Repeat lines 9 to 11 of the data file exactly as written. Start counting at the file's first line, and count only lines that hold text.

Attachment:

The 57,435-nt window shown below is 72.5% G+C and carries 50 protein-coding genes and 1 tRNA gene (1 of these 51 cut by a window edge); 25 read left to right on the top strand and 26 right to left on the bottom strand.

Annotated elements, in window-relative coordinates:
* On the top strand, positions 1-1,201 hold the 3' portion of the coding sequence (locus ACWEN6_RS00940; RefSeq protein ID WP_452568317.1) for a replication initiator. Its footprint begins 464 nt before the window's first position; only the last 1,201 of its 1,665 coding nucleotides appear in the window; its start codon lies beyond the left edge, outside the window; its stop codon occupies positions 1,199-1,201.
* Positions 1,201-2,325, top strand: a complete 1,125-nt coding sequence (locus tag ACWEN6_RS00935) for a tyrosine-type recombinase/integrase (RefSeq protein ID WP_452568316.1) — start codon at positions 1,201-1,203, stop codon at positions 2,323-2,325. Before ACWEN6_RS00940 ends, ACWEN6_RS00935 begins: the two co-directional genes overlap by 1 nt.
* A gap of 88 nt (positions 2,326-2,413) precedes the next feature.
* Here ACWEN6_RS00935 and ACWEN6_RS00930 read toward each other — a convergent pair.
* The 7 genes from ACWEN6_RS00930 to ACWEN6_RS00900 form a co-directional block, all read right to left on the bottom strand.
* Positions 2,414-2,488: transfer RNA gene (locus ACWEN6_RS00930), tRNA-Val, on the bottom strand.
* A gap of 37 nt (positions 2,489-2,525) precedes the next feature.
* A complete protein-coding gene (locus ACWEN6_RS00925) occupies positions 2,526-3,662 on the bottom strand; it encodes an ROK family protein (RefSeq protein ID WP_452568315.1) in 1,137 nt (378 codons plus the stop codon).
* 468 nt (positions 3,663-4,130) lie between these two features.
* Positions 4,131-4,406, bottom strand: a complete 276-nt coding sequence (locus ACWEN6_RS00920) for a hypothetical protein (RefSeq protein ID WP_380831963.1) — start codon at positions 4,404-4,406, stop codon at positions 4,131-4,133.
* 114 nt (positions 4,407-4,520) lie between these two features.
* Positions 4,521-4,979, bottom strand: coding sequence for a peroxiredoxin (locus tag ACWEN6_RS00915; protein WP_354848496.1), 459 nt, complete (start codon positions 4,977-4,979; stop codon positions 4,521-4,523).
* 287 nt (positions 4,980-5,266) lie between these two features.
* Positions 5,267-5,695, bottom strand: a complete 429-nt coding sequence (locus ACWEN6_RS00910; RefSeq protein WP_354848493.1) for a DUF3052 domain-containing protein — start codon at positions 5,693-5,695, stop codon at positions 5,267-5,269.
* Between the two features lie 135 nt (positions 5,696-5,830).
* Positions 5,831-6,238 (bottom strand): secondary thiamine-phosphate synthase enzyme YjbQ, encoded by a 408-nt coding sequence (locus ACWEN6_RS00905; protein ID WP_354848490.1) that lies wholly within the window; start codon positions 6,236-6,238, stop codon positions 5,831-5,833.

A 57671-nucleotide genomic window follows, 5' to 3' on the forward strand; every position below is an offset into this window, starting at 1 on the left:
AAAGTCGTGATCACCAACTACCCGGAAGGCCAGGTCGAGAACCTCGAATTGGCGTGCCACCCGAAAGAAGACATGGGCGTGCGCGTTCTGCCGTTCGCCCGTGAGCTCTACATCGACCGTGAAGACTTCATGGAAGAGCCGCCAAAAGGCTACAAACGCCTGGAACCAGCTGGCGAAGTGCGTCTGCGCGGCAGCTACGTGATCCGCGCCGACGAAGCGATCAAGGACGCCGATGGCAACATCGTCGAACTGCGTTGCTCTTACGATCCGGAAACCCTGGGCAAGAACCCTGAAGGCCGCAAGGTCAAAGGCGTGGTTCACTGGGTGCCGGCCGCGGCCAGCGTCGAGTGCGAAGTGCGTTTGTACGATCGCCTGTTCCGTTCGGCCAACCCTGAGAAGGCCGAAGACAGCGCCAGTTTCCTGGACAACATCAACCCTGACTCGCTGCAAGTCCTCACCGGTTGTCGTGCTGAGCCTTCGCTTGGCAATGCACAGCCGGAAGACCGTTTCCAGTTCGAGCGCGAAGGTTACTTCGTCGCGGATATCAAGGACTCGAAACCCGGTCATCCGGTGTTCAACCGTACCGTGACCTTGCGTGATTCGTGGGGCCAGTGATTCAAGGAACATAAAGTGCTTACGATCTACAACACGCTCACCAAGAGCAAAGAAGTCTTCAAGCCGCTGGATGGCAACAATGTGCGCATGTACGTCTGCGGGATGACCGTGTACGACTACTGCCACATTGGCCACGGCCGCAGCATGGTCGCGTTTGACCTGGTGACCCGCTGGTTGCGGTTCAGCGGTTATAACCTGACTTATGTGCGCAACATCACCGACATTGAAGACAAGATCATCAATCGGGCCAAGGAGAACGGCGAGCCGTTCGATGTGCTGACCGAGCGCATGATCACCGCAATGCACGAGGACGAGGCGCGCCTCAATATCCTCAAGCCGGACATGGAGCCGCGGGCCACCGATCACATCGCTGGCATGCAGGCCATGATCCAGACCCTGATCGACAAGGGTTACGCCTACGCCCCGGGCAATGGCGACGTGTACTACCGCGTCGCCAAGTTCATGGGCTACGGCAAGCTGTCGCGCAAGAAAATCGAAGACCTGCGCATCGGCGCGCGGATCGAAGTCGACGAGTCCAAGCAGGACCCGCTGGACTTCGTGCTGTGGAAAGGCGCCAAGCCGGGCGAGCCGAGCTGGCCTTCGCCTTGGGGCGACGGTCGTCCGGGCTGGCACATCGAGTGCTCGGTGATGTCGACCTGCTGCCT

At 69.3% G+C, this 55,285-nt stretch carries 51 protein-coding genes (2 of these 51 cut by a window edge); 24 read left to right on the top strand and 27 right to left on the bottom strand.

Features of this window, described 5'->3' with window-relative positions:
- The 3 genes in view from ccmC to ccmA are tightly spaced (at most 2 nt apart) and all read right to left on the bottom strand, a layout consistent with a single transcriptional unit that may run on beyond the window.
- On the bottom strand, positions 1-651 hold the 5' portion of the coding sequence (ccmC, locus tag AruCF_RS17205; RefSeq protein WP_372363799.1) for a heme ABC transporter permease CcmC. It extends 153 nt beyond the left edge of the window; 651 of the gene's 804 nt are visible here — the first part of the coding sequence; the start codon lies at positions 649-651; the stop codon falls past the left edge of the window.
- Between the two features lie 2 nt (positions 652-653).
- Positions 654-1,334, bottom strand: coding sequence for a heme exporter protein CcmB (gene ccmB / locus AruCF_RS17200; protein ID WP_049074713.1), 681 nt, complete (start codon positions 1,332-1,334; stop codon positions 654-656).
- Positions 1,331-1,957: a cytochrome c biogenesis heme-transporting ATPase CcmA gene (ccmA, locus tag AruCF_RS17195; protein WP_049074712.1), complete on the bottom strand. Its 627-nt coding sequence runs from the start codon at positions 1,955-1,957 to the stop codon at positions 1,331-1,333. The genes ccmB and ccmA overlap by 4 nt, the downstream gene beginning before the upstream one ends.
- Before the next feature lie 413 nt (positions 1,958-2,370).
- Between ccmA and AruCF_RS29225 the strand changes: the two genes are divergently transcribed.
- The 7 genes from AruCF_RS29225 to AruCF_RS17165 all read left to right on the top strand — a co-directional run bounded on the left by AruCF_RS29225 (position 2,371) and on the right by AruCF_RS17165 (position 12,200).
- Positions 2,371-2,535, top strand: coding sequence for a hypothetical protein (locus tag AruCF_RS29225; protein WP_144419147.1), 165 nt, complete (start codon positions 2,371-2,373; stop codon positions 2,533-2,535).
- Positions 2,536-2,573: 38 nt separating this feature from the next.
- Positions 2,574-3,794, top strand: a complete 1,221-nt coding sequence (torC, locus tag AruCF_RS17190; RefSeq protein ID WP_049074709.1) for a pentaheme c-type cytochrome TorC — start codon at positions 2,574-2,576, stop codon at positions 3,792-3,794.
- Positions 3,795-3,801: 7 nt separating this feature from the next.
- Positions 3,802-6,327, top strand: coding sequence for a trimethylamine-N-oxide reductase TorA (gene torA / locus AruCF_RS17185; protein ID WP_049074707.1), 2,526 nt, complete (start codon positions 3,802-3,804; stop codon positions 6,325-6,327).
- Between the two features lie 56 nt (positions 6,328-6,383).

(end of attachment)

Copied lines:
* A gap of 37 nt (positions 2,489-2,525) precedes the next feature.
* A complete protein-coding gene (locus ACWEN6_RS00925) occupies positions 2,526-3,662 on the bottom strand; it encodes an ROK family protein (RefSeq protein ID WP_452568315.1) in 1,137 nt (378 codons plus the stop codon).
* 468 nt (positions 3,663-4,130) lie between these two features.